Holy Saturday Reflections
Updated: Aug 6, 2020
Holy Saturday. What is this day?
If you’ve never heard of it, don’t worry. I didn’t grow up hearing about Holy Saturday. I really only remember Easter as being an important day. The other days of Holy Week that we celebrate: Palm Sunday, Maundy Thursday, and Good Friday did not enter my regular vocabulary until a few years ago.
These days that I just mentioned have their own traditions depending on what stream of Christianity you’ve engaged with. Within churches where they have more traditional forms of worship (think pipe organs and hymnals), these days are of utmost importance in the Christian calendar. Palm Sunday is usually accompanied with real palm branches, Maundy Thursday is usually accompanied with communion or the Lord’s Supper (sometimes foot washing), and Good Friday is often a reflection on stations of the cross or the seven last words of Jesus. Easter, of course, is usually a big celebration no matter what stream of Christianity you partake in.
But what about this day? Holy Saturday?
It’s the day after Good Friday. Many churches end this service on a somber note, because Good Friday was a day of death and loss.
Leaving this day of sorrow, we don’t jump into Easter. We’re not launching ourselves into a moment of celebration. We have a pause.
I believe that this pause is essential. In the streams of Christianity in which I grew up, it was rare that I remember being encouraged to take a pause after loss. I remember hearing statements on Good Friday like, “Jesus may have died but we know the end of the story.”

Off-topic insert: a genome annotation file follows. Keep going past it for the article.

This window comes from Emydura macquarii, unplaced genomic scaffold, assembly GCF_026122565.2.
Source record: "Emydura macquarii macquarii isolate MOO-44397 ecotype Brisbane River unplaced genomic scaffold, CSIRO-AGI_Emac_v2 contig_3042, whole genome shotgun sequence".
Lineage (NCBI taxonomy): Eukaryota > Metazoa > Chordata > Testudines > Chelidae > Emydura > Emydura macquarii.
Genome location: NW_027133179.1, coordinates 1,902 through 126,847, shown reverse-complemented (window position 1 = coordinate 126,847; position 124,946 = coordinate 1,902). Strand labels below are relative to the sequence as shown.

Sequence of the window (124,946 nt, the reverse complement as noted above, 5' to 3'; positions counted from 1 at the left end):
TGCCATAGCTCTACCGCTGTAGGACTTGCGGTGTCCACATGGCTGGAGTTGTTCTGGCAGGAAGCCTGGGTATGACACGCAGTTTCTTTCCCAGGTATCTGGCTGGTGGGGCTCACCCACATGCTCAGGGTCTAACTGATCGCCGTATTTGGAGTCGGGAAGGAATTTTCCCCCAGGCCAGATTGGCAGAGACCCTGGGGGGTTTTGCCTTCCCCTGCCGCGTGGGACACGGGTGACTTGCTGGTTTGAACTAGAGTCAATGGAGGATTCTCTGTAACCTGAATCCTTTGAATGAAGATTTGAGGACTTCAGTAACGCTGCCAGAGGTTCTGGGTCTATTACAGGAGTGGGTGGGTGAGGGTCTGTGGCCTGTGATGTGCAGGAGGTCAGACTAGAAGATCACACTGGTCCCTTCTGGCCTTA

But Holy Saturday invites us to suspend our knowledge of the end of the story. This day invites us to experience the moments after loss in their fullness. In life, death—whether it be physical, financial, spiritual, emotional, or otherwise—usually leaves us with that sense of loss for more than just a moment. Death has a sting that is powerful enough to shake us at our core. Something that existed no longer exists in the way that we knew it to exist.
Maybe it’s losing that job that you thought was secure. Maybe it’s losing your financial resources and being unsure how you’ll get back on your feet. Maybe it’s losing a friendship that you hoped would always be there. Or maybe it’s losing someone you love to physical death.
Holy Saturday teaches us that loss deserves a pause. It reminds us that we don’t have to jump from pain to celebration.
Holy Saturday actually invites us to grieve. It invites us to remember that something that we held is no longer in our grasp.
On this Holy Saturday in 2020, I believe that this invitation to grieve is incredibly important. In this global pandemic we have all lost something.
Some have lost a job. Others who were already unemployed have lost hope that they will find a job now. Some have lost loved ones and have not been able to commemorate their lives. Some have lost joy. Still others have lost the compassionate touch of another human.
Loss is all around us right now. Good Friday is happening over and over again right now. And Holy Saturday is inviting us to be present to these moments.
I also believe that Holy Saturday does not mean that we are only present to grief. Grief is complex and is a process. The invitation to pause assumes motion. We continue the best we can in the midst of loss.
And while we don’t know the other side of this story, we do know that things will not always be the way that they are today. Saturday will end. Sunday will come.
And Sunday is not just a repeat of Palm Sunday. It is a new reality. My hope in all of this is that as humans, we can recognize how connected we all are. And I pray that on the over side of our present reality, we have a transformed reality that does not seek to return to what was, but seeks to move forward into a more beautiful world. A world where we recognize the value of each life and that our actions have greater impact than we realized. This is, I believe, responding to Jesus’ prayer, “Your kingdom come, your will be done on earth as it is in heaven.”
Spirit who pauses with us on this Holy Saturday, would you give us the courage to pause today? Would you help us to hear the groans of your creation today? When we don’t know what to say or what to pray, would you remind us that you pray for us as one who sees us completely? Thank you for walking with us on this Holy Saturday. Amen.